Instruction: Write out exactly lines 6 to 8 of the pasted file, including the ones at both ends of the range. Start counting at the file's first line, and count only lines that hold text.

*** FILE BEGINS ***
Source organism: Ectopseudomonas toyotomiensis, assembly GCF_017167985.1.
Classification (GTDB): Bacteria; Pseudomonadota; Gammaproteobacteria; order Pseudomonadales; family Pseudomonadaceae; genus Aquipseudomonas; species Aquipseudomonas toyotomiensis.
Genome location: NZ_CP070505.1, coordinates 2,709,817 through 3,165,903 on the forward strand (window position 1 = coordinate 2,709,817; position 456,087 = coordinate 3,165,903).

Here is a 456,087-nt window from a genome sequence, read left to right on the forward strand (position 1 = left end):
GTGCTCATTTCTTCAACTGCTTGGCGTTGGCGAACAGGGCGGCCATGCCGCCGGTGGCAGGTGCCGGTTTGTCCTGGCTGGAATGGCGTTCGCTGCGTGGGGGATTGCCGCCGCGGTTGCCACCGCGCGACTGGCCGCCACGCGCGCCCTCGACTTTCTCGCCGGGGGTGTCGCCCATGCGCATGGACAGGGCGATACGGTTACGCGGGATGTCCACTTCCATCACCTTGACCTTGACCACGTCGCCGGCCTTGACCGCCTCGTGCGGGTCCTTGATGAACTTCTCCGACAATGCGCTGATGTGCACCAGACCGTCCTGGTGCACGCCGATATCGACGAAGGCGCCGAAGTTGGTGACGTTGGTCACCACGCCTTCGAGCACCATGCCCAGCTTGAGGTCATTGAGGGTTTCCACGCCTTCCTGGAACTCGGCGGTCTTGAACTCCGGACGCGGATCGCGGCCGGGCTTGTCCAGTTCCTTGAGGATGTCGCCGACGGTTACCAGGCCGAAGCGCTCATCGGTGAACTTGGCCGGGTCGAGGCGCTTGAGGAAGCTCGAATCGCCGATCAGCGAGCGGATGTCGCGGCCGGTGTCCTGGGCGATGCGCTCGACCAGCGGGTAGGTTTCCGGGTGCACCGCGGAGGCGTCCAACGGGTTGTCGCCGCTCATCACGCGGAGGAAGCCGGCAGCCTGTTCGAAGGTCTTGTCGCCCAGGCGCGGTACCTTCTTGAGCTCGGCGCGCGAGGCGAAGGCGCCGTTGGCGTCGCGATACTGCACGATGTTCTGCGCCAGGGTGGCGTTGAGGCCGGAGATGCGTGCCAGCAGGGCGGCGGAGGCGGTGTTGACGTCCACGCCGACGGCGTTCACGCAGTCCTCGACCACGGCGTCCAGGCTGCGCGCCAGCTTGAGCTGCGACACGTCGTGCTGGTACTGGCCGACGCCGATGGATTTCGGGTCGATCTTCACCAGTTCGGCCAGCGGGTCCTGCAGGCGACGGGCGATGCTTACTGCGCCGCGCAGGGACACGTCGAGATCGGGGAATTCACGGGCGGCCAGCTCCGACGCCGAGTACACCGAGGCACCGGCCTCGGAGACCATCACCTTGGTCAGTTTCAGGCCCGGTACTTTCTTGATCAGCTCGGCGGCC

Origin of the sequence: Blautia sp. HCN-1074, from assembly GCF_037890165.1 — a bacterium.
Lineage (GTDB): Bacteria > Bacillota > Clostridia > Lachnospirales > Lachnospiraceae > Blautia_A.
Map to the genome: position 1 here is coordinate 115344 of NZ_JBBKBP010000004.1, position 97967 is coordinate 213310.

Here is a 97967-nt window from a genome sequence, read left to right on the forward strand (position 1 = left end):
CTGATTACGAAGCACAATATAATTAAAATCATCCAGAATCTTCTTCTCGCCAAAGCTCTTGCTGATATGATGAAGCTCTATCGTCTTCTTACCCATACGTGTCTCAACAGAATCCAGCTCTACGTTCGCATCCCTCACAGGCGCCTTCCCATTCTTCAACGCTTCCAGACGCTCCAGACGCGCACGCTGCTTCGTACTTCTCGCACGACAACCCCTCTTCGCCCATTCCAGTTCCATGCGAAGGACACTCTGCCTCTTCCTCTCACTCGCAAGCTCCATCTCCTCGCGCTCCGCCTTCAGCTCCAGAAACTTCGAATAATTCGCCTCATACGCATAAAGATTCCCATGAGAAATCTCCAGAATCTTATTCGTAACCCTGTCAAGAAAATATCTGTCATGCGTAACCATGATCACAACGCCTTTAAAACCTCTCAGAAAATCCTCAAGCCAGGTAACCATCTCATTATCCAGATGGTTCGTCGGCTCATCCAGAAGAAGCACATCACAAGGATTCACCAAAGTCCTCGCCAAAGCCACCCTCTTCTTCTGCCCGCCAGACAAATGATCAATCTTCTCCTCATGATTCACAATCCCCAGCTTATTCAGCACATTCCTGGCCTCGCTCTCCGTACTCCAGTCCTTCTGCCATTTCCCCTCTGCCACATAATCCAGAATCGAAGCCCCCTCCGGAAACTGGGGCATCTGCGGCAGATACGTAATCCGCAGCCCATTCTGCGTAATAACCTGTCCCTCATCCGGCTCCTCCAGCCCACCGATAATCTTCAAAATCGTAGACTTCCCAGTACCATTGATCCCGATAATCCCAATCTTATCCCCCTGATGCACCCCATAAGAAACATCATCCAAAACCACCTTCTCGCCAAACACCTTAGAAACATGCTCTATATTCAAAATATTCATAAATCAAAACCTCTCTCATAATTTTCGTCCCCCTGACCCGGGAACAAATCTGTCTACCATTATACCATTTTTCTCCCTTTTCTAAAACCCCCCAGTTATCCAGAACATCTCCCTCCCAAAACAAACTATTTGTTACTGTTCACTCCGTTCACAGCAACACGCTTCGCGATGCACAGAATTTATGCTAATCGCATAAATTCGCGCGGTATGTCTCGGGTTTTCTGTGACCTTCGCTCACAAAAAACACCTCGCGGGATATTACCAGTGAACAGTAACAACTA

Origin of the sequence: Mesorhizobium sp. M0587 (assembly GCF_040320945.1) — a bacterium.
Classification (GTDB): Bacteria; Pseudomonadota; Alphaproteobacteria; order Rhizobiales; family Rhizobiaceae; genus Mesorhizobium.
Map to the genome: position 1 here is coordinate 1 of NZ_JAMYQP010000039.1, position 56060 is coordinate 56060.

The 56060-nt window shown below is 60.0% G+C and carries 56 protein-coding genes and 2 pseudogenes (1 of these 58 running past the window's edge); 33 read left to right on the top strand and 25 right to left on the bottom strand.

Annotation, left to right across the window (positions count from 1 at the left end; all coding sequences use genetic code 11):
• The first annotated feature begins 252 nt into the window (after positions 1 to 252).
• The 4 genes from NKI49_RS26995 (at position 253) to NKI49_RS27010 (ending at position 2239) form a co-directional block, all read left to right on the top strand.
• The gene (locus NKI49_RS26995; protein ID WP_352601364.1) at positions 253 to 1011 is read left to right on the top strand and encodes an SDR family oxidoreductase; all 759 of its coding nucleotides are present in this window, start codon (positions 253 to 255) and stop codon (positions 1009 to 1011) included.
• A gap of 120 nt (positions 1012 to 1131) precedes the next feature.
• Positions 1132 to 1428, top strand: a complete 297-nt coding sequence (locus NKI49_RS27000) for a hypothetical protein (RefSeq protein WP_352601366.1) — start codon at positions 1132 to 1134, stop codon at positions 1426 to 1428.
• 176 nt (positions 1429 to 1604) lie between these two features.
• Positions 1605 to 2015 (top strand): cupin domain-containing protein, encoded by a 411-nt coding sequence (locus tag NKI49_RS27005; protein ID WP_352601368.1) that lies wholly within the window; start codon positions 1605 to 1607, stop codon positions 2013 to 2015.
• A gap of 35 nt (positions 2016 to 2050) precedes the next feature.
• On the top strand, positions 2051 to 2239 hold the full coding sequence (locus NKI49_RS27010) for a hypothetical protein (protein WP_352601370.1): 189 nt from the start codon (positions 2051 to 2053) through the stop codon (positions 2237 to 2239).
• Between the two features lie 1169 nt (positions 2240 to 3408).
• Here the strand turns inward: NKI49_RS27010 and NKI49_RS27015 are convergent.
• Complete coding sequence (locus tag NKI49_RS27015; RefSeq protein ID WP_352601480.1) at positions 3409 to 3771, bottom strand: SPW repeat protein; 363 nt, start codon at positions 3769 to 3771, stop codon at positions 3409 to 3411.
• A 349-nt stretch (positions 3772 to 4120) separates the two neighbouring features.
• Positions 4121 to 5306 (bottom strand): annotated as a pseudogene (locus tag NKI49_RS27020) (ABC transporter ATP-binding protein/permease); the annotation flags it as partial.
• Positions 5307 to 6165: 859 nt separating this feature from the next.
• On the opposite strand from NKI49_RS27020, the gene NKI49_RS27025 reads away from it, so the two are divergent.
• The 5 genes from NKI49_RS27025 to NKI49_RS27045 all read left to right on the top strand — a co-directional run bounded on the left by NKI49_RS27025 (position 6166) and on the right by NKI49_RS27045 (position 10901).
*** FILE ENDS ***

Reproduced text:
Origin of the sequence: Blautia sp. HCN-1074, from assembly GCF_037890165.1 — a bacterium.
Lineage (GTDB): Bacteria > Bacillota > Clostridia > Lachnospirales > Lachnospiraceae > Blautia_A.
Map to the genome: position 1 here is coordinate 115344 of NZ_JBBKBP010000004.1, position 97967 is coordinate 213310.